Knock on wood

Turning sawdust into energy is hard work.

IKEA’s global network of subcontractors is sometimes full of surprises. In the Ukrainian countryside, about 40 kilometres northwest of Lviv, the Danish company, Gangsø Møbler A/S, has set up a furniture factory in the small town of Kolodentsi.

We encounter a Catholic funeral procession as we pass through the picturesque town and the flower-adorned graveyard. Large sections of western Ukraine belonged to Poland for years during the Middle Ages and the influence of the Catholic church in the area is strong. Up on the plateau with its view over the billowing fields, we find the Gangsøs factory, which employs just over one hundred people. Gangsø is an important employer in the region where most of the local inhabitants are employed as farmers. The factory building itself is a former collective farm that has been renovated and rebuilt in order to serve the needs of Gangsøs.

“Giving the townspeople an opportunity to combine small-scale agriculture with part-time work at the factory was among the reasons why we implemented a system enabling a flexible alternation,” said company director Max F. Milthers.

The Gangsøs factory manufactures various kinds of components for the furniture industry. These primarily comprise tabletops, table legs, bed legs and the like. Gangsø is one of the largest table manufacturers in the Nordic countries. The kinds of wood most used in Ukraine are oak, ash and beech. Among the items IKEA buys from the Gangsøs factory in Ukraine are components for their Sultan beds. Gangsø also delivers furniture components to other Nordic companies like Anttila in Finland and Mio in Sweden.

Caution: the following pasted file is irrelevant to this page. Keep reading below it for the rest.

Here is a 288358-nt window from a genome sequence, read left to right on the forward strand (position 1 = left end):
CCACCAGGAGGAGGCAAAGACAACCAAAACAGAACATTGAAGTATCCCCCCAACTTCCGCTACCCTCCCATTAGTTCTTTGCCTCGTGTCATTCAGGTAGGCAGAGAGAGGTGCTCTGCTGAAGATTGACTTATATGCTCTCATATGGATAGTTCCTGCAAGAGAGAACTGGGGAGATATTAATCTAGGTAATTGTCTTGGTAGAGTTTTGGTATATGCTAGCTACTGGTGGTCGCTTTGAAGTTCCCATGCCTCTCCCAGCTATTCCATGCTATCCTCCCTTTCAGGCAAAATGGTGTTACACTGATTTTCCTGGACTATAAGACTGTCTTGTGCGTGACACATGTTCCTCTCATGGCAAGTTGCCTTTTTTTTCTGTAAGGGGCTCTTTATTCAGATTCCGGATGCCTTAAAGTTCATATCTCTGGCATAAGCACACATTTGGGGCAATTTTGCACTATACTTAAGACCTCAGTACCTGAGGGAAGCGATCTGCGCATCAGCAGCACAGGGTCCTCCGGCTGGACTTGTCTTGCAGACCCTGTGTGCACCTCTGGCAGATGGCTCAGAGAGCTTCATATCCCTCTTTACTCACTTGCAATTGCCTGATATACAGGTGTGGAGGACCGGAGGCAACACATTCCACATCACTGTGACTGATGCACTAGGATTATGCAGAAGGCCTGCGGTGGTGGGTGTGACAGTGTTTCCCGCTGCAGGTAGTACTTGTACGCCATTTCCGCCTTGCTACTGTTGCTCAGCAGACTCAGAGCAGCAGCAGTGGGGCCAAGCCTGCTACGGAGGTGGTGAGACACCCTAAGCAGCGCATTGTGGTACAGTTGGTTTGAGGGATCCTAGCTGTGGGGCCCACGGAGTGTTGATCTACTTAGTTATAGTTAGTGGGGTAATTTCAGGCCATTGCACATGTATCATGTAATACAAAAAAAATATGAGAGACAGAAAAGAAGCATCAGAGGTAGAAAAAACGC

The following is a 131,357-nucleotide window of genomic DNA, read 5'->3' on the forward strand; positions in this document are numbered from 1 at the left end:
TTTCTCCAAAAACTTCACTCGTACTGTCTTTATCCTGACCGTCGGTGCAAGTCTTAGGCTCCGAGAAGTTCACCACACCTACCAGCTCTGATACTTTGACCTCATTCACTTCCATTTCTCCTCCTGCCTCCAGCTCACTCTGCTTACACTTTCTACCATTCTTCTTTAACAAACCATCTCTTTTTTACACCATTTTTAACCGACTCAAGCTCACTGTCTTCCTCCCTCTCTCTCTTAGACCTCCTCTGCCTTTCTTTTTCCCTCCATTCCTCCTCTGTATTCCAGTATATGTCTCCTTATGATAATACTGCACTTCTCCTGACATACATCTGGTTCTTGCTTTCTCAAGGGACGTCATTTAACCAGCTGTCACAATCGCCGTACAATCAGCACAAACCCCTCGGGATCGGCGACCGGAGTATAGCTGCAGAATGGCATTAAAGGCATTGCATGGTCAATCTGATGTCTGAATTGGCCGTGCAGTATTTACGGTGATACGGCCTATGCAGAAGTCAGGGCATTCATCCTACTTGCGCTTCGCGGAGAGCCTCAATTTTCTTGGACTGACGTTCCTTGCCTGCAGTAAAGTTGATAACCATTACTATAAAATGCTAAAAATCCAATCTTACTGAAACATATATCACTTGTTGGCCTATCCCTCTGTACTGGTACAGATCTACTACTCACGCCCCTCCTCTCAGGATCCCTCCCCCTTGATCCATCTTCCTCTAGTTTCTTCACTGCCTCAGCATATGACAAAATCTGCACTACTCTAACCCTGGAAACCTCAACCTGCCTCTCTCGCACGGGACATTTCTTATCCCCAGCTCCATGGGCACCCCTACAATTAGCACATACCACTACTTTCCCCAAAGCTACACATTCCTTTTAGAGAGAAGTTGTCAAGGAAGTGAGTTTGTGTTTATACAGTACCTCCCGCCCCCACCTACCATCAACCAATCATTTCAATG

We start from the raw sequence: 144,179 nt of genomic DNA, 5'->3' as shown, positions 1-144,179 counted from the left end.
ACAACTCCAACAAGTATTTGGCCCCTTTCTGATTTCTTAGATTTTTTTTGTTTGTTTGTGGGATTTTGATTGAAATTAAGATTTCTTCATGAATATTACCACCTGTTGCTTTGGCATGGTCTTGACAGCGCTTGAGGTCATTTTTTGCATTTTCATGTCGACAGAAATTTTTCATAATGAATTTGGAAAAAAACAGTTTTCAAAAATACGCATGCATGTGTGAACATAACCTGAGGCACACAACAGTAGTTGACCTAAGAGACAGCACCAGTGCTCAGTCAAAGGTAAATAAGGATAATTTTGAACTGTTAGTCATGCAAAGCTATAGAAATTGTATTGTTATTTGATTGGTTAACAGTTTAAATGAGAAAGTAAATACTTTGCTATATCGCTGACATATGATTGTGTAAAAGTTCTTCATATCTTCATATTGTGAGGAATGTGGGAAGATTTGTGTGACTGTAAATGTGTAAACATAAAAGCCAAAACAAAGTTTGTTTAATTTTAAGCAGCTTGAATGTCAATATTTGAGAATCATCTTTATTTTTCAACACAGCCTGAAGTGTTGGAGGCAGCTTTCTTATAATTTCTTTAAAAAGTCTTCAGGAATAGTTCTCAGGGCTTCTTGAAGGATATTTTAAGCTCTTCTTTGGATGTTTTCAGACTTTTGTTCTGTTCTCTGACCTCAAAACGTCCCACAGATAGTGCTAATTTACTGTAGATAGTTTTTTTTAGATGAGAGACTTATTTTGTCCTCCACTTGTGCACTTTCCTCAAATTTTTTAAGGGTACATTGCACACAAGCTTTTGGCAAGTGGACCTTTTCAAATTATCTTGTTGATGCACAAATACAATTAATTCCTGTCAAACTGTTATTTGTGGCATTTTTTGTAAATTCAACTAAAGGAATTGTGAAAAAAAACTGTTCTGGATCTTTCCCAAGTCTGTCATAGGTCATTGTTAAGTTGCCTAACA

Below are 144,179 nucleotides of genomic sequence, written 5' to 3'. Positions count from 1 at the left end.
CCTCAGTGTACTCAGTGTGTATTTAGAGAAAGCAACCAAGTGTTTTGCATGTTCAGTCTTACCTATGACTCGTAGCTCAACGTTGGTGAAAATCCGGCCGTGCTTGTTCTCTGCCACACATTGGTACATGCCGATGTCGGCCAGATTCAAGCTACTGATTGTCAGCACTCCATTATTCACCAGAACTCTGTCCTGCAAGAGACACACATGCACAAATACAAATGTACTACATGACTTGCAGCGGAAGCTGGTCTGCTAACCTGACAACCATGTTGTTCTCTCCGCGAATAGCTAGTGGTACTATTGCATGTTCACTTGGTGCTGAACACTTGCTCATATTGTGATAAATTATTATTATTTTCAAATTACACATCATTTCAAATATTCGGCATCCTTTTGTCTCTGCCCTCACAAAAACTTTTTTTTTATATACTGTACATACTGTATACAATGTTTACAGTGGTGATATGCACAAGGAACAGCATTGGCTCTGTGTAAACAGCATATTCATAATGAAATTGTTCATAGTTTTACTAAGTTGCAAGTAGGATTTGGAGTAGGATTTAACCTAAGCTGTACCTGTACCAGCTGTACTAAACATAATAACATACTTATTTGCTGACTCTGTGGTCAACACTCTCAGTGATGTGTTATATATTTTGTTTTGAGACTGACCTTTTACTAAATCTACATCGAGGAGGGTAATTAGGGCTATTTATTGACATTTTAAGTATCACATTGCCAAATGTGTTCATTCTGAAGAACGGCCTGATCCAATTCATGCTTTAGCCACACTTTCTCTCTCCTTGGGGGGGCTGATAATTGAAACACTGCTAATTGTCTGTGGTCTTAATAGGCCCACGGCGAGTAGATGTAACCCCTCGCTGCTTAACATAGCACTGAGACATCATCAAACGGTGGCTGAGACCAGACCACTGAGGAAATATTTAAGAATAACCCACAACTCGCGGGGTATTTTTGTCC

Timber processing in Kolodentsi produces sawdust and woodchips that can be used for the production of heat. With the help of a loan from NEFCO, Gangsø has installed a bioheat boiler that generates heat and dries out the timber supplied to the factory. The facility also supplies heat to Ambiente, which has a factory in the same area. Ambiente manufactures furniture for IKEA and Actona Møbler.

“When the timber arrives at the factory, the moisture content is ordinarily around 40-50 percent. First of all, we store the timber in a warehouse in the factory area in order to accelerate the evaporation. Then, we dry the timber with the help of warm air so that we finally reach an optimal moisture content of 5-8 percent, which facilitates the processing,” explains Max F. Milthers.

Thanks to the use of renewable energy at the factory in Kolodentsi, Gangsø is doing its part to combat climate change and to reduce emissions of climate gases. Had the equivalent generation of heat been based on fossil fuels, the annual emissions at the factory would have been about 1220 tonnes. The investment has also reduced indirect emissions of carbon dioxide because the raw materials were previously shipped to Denmark for processing and refinement.

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